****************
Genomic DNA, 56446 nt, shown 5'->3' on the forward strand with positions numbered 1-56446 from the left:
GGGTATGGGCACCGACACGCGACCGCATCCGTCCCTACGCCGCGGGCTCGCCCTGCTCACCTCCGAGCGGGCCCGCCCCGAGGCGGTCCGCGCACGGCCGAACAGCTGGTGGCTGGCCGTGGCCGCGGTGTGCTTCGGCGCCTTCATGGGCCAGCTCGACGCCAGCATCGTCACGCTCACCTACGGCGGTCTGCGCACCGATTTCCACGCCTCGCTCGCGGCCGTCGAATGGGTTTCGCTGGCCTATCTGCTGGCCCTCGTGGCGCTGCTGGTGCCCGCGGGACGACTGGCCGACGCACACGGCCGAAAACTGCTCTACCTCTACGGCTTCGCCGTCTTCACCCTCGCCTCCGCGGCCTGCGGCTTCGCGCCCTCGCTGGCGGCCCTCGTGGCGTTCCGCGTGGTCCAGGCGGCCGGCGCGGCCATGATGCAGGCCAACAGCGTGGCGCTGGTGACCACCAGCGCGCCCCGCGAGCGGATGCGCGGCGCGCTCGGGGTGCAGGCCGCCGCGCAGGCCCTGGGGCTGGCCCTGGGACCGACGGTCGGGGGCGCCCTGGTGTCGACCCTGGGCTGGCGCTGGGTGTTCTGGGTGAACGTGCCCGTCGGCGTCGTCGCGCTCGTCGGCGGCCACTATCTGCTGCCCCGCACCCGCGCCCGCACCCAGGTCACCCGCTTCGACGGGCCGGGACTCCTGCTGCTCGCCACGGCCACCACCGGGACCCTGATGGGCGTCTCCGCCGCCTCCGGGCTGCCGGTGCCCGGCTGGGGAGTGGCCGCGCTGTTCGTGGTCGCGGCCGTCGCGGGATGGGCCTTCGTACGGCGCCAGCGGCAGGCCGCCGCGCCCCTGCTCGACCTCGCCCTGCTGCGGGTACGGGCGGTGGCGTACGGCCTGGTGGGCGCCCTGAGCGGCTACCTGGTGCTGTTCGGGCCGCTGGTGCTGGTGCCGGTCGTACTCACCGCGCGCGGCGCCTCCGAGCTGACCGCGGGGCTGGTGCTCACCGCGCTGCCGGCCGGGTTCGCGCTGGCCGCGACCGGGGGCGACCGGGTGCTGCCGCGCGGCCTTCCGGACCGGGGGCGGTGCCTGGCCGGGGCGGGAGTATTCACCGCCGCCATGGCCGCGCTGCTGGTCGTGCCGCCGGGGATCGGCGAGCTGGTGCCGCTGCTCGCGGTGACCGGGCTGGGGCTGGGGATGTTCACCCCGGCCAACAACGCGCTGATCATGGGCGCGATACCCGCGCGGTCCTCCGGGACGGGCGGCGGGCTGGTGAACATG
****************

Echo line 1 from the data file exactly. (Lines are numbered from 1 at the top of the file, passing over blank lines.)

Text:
Genomic DNA, 56446 nt, shown 5'->3' on the forward strand with positions numbered 1-56446 from the left: